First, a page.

Alumna Maxine Platzer Lynn Recounts Time on Grounds, Gift to Women’s Center

When Maxine Platzer Lynn was a student in the University of Virginia’s Curry School of Education in the late 1940s, she asked for tips on how to handle some off-color comments from young men in her undergraduate classes. She heard “the best advice for that day and time,” she said: “Ignore it.”

Much has changed at U.Va. since then, a reality Lynn said she recognizes. “Today I feel that the University is more egalitarian, particularly in that it gives women, as well as men, the ability to pursue their dreams.”

Lynn said she wanted to underwrite an endorsement that would continue to have a meaningful impact on the University. She sees the U.Va. Women’s Center as having that impact, she said.

Her personal desire for the Women’s Center to continue its mentoring and outreach to all students, “irrespective of gender,” inspired her to give a $3 million endowment, she said. An event marking the renaming of the center for Lynn and celebrating its 25th anniversary will be held Oct. 23 at 5:30 p.m. at the Fralin Museum of Art at the University of Virginia.

“This gift will make our future come alive,” Women’s Center Director Sharon Davie said. The endowment – the largest gift in the center’s history – will bolster its core programs, which emphasize leadership and related learning, she said; it is otherwise unrestricted.

Lynn graduated from the Curry School in 1951, before undergraduate women were admitted in 1970 to all schools in the University. She arrived at U.Va. as a 19-year-old married student and found out during her fourth year – in the same building that now houses the Women’s Center – that she was pregnant with her first child.

“As a female student who would receive a B.S. in education, I was an anomaly,” Lynn said, because she also took many courses in the College of Arts & Sciences. “Yet I was treated with great respect and felt very welcome in class. Extraordinary professors were then, and continue to remain, at the heart of the University experience.”

During her time at U.Va., Lynn was active in a variety of programs, such as Hillel and the Interfaith Council. She subsequently volunteered to teach English as a second language to the diplomatic corps in Washington, D.C. and was honored with a grant from the National Conference of Christians and Jews to participate at the National Training Laboratories in Bethel, Maine.

Lynn said she believes her days in Charlottesville gave her an “adventurous spirit,” as well as developing her interests in community beautification, competitive sports (specifically golf), art and interior design, and travel: She has visited every continent with her husband, Bernard.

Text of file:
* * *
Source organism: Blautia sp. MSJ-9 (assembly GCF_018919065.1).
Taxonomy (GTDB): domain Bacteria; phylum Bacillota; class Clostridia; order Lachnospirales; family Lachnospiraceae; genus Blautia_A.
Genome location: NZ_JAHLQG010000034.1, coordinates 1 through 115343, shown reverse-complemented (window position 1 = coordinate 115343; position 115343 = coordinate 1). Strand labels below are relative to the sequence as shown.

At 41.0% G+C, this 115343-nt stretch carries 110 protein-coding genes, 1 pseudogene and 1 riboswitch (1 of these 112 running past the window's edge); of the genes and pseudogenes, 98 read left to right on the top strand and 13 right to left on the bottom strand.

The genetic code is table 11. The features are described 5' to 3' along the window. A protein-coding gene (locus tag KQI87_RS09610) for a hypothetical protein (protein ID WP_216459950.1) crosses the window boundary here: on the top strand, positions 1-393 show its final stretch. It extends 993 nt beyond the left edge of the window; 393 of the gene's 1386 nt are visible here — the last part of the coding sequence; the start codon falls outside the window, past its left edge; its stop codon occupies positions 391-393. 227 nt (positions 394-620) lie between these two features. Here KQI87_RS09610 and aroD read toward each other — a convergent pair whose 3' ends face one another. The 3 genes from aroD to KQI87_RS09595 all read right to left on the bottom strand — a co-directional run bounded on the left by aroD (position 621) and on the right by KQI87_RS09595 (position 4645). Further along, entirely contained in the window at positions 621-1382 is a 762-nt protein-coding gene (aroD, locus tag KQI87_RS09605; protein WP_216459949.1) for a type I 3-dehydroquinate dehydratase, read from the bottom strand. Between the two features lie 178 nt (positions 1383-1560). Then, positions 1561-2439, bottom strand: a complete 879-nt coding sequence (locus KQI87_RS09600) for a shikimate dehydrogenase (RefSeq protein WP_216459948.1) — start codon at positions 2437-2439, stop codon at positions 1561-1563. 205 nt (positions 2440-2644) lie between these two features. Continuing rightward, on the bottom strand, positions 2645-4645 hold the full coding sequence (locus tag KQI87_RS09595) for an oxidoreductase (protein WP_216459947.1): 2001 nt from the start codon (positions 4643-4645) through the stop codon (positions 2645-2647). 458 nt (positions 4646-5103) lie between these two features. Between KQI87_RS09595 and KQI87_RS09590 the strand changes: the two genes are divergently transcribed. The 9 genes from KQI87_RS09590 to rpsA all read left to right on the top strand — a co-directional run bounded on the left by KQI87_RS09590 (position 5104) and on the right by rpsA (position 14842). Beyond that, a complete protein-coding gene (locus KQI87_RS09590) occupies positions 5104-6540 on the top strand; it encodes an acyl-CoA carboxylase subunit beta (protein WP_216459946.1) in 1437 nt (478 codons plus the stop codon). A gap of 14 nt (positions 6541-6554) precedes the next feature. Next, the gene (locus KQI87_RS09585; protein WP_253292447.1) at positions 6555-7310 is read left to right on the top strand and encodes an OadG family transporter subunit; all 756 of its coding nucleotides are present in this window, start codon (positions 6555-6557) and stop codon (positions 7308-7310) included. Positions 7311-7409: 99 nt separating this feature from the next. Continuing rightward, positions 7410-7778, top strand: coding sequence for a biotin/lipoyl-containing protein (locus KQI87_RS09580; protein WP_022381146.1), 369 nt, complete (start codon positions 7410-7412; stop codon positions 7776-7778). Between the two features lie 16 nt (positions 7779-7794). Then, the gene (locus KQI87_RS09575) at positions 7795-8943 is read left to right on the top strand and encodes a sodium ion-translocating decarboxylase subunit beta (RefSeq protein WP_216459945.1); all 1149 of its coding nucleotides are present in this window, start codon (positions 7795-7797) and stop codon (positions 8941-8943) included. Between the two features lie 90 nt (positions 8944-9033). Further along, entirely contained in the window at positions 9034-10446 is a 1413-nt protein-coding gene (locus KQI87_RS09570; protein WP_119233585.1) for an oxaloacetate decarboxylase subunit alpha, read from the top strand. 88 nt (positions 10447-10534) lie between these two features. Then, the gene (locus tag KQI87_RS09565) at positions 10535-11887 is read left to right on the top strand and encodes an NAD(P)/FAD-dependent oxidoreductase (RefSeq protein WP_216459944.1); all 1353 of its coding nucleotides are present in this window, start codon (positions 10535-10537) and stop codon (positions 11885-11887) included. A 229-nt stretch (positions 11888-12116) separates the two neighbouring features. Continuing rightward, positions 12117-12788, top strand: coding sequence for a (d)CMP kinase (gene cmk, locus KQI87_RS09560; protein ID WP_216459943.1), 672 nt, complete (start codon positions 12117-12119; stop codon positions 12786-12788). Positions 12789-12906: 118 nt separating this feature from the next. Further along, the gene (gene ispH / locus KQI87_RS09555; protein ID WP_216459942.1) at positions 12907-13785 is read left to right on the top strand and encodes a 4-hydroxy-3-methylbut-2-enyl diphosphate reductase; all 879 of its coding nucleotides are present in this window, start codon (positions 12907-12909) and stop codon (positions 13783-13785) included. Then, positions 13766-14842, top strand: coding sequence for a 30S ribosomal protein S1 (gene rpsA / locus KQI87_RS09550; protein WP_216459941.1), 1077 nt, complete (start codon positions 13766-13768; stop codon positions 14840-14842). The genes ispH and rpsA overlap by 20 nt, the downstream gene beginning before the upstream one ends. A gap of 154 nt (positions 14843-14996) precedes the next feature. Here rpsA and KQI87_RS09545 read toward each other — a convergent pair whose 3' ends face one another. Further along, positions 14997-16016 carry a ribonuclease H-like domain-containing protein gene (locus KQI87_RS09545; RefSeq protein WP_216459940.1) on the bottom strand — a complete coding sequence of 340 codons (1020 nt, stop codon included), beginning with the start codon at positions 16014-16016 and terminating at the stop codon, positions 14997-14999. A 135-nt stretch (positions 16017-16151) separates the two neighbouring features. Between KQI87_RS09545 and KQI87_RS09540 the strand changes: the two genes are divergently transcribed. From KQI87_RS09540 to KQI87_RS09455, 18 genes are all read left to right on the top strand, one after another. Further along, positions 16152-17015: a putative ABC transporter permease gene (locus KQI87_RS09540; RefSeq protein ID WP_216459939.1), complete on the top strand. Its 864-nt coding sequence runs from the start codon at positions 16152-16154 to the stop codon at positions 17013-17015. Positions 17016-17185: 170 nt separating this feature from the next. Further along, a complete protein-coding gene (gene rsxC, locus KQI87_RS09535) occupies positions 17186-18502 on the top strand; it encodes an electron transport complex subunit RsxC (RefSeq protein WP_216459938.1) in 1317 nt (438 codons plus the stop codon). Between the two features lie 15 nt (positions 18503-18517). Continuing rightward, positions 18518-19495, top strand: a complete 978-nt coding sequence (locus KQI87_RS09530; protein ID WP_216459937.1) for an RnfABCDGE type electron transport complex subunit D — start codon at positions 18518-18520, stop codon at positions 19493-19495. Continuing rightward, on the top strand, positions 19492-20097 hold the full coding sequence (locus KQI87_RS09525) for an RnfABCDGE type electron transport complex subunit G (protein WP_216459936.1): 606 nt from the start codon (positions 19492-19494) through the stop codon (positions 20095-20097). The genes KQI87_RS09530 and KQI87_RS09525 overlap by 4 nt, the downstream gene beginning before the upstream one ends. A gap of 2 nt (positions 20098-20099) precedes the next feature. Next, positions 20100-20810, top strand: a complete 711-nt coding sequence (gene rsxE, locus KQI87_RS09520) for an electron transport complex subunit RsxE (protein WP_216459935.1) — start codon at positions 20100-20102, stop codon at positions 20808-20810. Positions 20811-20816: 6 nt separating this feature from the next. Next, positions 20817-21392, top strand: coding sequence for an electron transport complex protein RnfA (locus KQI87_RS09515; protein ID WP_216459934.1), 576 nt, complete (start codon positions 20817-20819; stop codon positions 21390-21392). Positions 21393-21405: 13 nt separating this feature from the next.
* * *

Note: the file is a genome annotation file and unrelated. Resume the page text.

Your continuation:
She and her husband have already given back to the University community by contributing the assisted hearing system to Culbreth Theatre, where they “have enjoyed so many fine productions.”

Her long-time relationships with Patricia L. Lampkin, U.Va.’s vice president and chief student affairs officer, and Wayne Cozart, the Alumni Association’s vice president of development and director of the Jefferson Trust, began when her daughter, Julie, was a student in the late 1980s.

Those relationships led to other opportunities to support U.Va. “Wayne and I had a terrific time refurbishing one of the Pavilions on the Lawn with appropriate art and antiques,” Lynn said.

“Aside from an education degree and many electives in the College, I believe that U.Va. gave me a great sense of community and of the importance of giving back,” she said.

“As far as my gift to the Women’s Center, I hope that it will give the center some financial flexibility and security to pursue a range of services and offer them to the current and future classes of young people,” she added.

Diverse students from across Grounds work and learn at the Women’s Center through internships, mentorships, team- and skill-based learning, visiting scholars and activists, and academic courses that require research and community service.

The center provides counseling services, including trauma counseling for survivors of violence, and an eating disorders education prevention program, Body Positive, which has been recognized nationwide. The center also offers academic community engagement programs, such as Young Women Leaders; Women, Girls and Global Justice; Gender Violence and Social Change; the Men’s Leadership Project; and Iris, an online publication.

The center’s Oct. 23 renaming event is free and open to the public, but preregistration is required. RSVP or email Carol Gilbert at

Media Contact

Anne E. Bromley

University News Associate Office of University Communications